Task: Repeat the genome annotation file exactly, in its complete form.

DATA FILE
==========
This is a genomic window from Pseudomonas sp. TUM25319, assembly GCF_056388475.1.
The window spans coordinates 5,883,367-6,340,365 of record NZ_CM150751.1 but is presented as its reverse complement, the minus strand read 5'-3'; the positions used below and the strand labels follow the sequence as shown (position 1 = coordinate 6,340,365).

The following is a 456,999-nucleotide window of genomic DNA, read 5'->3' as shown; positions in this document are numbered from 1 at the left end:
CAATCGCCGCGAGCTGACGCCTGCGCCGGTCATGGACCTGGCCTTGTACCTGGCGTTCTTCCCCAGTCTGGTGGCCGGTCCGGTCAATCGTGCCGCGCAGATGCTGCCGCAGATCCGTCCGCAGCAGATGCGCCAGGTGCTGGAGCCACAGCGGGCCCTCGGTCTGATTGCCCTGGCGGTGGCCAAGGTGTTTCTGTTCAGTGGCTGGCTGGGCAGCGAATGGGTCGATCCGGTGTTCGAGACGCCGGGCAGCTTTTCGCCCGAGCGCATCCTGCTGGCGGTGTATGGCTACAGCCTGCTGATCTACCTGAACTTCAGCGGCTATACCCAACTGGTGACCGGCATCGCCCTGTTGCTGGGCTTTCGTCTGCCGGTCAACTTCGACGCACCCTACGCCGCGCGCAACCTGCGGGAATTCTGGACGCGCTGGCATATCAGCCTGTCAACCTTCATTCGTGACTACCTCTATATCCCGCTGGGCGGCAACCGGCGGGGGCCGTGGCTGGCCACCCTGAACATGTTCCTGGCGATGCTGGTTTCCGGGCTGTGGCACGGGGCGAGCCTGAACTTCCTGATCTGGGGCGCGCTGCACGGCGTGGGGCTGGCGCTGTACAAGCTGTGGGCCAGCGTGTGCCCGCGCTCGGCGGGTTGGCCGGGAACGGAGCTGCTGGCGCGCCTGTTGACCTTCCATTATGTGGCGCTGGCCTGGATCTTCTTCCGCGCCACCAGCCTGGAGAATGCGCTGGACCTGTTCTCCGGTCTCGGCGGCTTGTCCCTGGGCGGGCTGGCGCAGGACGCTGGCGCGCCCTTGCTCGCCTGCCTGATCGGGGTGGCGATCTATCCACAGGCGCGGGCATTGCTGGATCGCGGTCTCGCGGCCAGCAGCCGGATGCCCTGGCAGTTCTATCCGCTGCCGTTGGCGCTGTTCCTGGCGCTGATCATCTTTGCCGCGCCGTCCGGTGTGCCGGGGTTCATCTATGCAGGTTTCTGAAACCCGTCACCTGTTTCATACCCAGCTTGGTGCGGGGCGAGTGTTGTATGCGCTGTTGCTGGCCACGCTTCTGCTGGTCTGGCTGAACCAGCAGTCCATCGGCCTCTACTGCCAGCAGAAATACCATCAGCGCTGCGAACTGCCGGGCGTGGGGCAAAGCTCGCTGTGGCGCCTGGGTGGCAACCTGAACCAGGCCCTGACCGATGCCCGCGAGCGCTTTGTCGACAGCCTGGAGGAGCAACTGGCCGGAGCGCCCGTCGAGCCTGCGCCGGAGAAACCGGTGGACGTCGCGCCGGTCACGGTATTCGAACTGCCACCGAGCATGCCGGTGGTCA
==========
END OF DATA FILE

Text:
This is a genomic window from Pseudomonas sp. TUM25319, assembly GCF_056388475.1.
The window spans coordinates 5,883,367-6,340,365 of record NZ_CM150751.1 but is presented as its reverse complement, the minus strand read 5'-3'; the positions used below and the strand labels follow the sequence as shown (position 1 = coordinate 6,340,365).

The following is a 456,999-nucleotide window of genomic DNA, read 5'->3' as shown; positions in this document are numbered from 1 at the left end:
CAATCGCCGCGAGCTGACGCCTGCGCCGGTCATGGACCTGGCCTTGTACCTGGCGTTCTTCCCCAGTCTGGTGGCCGGTCCGGTCAATCGTGCCGCGCAGATGCTGCCGCAGATCCGTCCGCAGCAGATGCGCCAGGTGCTGGAGCCACAGCGGGCCCTCGGTCTGATTGCCCTGGCGGTGGCCAAGGTGTTTCTGTTCAGTGGCTGGCTGGGCAGCGAATGGGTCGATCCGGTGTTCGAGACGCCGGGCAGCTTTTCGCCCGAGCGCATCCTGCTGGCGGTGTATGGCTACAGCCTGCTGATCTACCTGAACTTCAGCGGCTATACCCAACTGGTGACCGGCATCGCCCTGTTGCTGGGCTTTCGTCTGCCGGTCAACTTCGACGCACCCTACGCCGCGCGCAACCTGCGGGAATTCTGGACGCGCTGGCATATCAGCCTGTCAACCTTCATTCGTGACTACCTCTATATCCCGCTGGGCGGCAACCGGCGGGGGCCGTGGCTGGCCACCCTGAACATGTTCCTGGCGATGCTGGTTTCCGGGCTGTGGCACGGGGCGAGCCTGAACTTCCTGATCTGGGGCGCGCTGCACGGCGTGGGGCTGGCGCTGTACAAGCTGTGGGCCAGCGTGTGCCCGCGCTCGGCGGGTTGGCCGGGAACGGAGCTGCTGGCGCGCCTGTTGACCTTCCATTATGTGGCGCTGGCCTGGATCTTCTTCCGCGCCACCAGCCTGGAGAATGCGCTGGACCTGTTCTCCGGTCTCGGCGGCTTGTCCCTGGGCGGGCTGGCGCAGGACGCTGGCGCGCCCTTGCTCGCCTGCCTGATCGGGGTGGCGATCTATCCACAGGCGCGGGCATTGCTGGATCGCGGTCTCGCGGCCAGCAGCCGGATGCCCTGGCAGTTCTATCCGCTGCCGTTGGCGCTGTTCCTGGCGCTGATCATCTTTGCCGCGCCGTCCGGTGTGCCGGGGTTCATCTATGCAGGTTTCTGAAACCCGTCACCTGTTTCATACCCAGCTTGGTGCGGGGCGAGTGTTGTATGCGCTGTTGCTGGCCACGCTTCTGCTGGTCTGGCTGAACCAGCAGTCCATCGGCCTCTACTGCCAGCAGAAATACCATCAGCGCTGCGAACTGCCGGGCGTGGGGCAAAGCTCGCTGTGGCGCCTGGGTGGCAACCTGAACCAGGCCCTGACCGATGCCCGCGAGCGCTTTGTCGACAGCCTGGAGGAGCAACTGGCCGGAGCGCCCGTCGAGCCTGCGCCGGAGAAACCGGTGGACGTCGCGCCGGTCACGGTATTCGAACTGCCACCGAGCATGCCGGTGGTCA